On TV: Asian Pacific American Heritage Month — May 2020

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Man and Woman (siblings, Philip and Susan Anh) in uniform facing camera
ASIAN AMERICANS premieres May 2020 on PBS. Photo courtesy of Flip Cuddy

KQED is proud to celebrate Asian Pacific American Heritage Month in May with a special TV programming lineup. Premiere dates are listed below. Please click on each program for additional airdates and information.

KQED 9

Sundays
11am Simply Ming
Simply Ming takes cooking at home to a whole new level with the chefs showing you what they cook when they get home at the end of the night.

Sat, May 2
9:30am Yan Can Cook: Spice Kingdom #110 "Rising  Stars"
There are 230 million children under the age of 15 in China. On this show Martin meets up with many talented ones from Chengdu. They are future opera divas, poets, pop singers, sculptors and of course, chefs! Chengdu, the next generation, is front and center on this episode.

Sun, May 3
11am Simply Ming #1709
Ming Tsai is cooking at home with author and celebrated chef Sara Moulton. Together, they cook up two simple dishes perfect for weekend eating. Sara makes a Buffalo Chicken Orzo and Ming follows that up with a house favorite: the Blue Dragon House Chicken Sandwich. Serving up two spicy chicken dishes, this week on Simply Ming.

Wed, May 6
7:30pm Simply Ming #1719 (NEW)
On this episode of Simply Ming we are in Northern California with renowned chef and James Beard-Award recipient, Kenji López-Alt. Ming takes us to source the freshest produce at the Farmer’s Market at Bay Meadows in San Mateo and from there Ming and Kenji travel to the Sea by Alexander Steakhouse restaurant in Palo Alto to check out some incredible Sashimi.

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Sat, May 9
9:30am Yan Can Cook: Spice Kingdom #111 "Fine Art, Fine Food"
The art scene is thriving in Chengdu. Martin tours an artist community and sees first hand how local artists create ceramics and file paintings. To add his personal touch he added an encrusted chicken in the community kiln. For a taste of true culinary art he visits the home restaurant of Chef Lan, lauded as the best chef of Chengdu.

Sun, May 10
11am Simply Ming #1710
Ming cooks at home with world-renowned physician and author, Dr. William Li. Dr. Li cooks a flavorful Chicken Coconut Curry, and Ming follows that up with some EVOO Poached Chicken Thighs.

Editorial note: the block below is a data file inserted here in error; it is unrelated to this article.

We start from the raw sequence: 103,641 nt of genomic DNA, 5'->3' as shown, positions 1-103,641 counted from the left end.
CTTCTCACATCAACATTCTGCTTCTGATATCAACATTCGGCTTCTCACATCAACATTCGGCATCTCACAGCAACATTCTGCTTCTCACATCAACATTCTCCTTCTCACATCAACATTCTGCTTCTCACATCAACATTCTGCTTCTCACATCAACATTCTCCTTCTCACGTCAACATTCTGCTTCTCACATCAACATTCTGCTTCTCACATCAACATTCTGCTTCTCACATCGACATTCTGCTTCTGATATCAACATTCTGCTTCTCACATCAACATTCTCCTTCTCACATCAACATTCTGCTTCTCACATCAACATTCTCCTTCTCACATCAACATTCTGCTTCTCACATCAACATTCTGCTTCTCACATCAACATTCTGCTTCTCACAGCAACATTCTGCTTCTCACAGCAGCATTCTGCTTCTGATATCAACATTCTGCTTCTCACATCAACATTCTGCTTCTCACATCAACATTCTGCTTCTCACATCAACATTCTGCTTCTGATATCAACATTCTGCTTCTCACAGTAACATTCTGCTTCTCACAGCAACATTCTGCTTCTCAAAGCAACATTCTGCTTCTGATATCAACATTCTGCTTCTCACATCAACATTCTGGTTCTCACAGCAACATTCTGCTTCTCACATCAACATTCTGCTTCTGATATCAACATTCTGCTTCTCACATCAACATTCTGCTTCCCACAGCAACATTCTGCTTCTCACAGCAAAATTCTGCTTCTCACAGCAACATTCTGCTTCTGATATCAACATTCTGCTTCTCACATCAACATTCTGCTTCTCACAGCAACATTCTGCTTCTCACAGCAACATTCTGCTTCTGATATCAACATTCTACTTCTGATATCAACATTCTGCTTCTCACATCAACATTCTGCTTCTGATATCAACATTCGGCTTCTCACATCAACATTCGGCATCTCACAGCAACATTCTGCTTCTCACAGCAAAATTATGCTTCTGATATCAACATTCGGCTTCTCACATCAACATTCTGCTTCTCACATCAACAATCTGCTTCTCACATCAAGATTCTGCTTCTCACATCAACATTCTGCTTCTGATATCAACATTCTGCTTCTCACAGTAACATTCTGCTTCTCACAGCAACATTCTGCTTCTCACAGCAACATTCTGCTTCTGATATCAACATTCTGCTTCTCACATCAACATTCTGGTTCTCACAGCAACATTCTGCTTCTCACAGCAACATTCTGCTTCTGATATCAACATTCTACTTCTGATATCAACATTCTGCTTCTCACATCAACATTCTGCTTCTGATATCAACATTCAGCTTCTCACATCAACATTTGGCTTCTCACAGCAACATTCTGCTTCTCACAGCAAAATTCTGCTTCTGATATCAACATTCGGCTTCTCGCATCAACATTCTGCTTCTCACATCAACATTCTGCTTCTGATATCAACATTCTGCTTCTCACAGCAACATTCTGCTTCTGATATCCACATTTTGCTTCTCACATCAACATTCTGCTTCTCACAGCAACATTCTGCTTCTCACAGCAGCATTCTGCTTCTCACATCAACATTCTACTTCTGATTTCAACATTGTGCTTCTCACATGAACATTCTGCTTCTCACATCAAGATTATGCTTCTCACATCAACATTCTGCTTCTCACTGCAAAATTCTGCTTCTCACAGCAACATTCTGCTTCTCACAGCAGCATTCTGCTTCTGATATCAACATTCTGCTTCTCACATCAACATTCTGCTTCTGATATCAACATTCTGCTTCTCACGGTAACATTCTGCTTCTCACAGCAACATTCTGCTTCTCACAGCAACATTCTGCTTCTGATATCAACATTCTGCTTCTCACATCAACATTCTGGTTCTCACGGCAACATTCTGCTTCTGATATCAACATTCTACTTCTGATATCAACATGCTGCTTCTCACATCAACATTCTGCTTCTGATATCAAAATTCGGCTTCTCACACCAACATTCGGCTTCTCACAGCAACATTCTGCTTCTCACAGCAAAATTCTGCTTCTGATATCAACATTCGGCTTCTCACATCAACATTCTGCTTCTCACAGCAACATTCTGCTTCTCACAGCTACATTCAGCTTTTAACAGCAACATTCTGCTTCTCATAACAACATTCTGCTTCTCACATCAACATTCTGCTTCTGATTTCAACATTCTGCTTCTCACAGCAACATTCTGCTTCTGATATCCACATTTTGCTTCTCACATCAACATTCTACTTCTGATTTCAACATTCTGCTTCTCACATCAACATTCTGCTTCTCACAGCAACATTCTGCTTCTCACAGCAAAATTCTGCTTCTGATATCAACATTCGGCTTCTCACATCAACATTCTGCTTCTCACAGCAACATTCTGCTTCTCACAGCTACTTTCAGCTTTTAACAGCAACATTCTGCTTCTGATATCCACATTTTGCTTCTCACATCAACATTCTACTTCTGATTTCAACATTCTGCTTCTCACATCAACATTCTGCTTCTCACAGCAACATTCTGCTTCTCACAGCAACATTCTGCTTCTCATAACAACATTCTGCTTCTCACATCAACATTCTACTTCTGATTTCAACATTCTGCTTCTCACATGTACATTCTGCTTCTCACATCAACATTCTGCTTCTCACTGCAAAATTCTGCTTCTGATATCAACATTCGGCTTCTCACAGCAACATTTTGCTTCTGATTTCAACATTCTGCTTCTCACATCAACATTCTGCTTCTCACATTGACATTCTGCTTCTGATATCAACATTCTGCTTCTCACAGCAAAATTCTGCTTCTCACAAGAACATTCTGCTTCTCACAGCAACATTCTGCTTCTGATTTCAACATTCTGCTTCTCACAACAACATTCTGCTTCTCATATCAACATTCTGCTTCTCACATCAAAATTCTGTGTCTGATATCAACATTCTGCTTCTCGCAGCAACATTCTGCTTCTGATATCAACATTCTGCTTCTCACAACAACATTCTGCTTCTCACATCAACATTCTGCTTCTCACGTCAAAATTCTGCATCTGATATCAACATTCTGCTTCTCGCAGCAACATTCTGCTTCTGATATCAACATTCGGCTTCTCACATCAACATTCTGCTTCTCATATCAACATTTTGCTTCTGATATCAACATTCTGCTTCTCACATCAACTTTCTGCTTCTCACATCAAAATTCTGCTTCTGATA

Mon, May 11
8pm Asian Americans #101 (NEW)
In an era of exclusion and U.S. empire, new immigrants arrive from China, India, Japan, the Philippines and beyond. Barred by anti-Asian laws they become America’s first “undocumented immigrants,” yet they build railroads, dazzle on the silver screen, and take their fight for equality to the U.S. Supreme Court.

(Local broadcast of "Asian Americans" is supported by Asian Art Museum)

Photo from "Asian Americans"

9pm Asian Americans #102 (NEW)
An American-born generation straddles their country of birth and their parents’ homelands in Asia. Those loyalties are tested during World War II, when families are imprisoned in detention camps, and brothers find themselves on opposite sides of the battle lines.

Tues, May 12
7pm Lucky Chow: “Generations” #401 (NEW)
Lucky Chow is a celebration of America at its most diverse, delightful, and delicious with each episode exploring the rich and complex Asian-American experience through the lens of food.

8pm Asian Americans #103 (NEW)
During the Cold War years, Asian Americans are simultaneously heralded as a Model Minority, and targeted as the perpetual foreigner. It is also a time of bold ambition, as Asian Americans aspire for the first time to national political office and a coming culture-quake simmers beneath the surface.

9pm Asian Americans #104 (NEW)
During a time of war and social tumult, a young generation fights for equality in the fields, on campuses and in the culture, and claim a new identity: Asian Americans. The war’s aftermath brings new immigrants and refugees who expand the population and the definition of Asian America.

10pm Asian Americans #105 (NEW)
At the turn of the new millennium, the country tackles conflicts over immigration, race, economic disparity, and a shifting world order. A new generation of Asian Americans are empowered by growing numbers and rising influence but face a reckoning of what it means to be an American in an increasingly polarized society.

Wed, May 13
7:30pm Simply Ming #1720 (NEW)
World-renowned host and chef Jacques Pepin joins Ming at home this week on Simply Ming. Jacques starts off by making an Arctic Char with Tomato and Mini Savory Cheesecakes.

Sat, May 16
9:30am Yan Can Cook: Spice Kingdom #112
Many small family farms around Chengdu have turned into chic bed and breakfast places. They are popular with many of Chengdu's residents who can trace their roots back to the country. Martin joins a farming family for dinner at their house. He rolls up his sleeves and learns about authentic farmers cooking.

Sun, May 17
11am Simply Ming #1711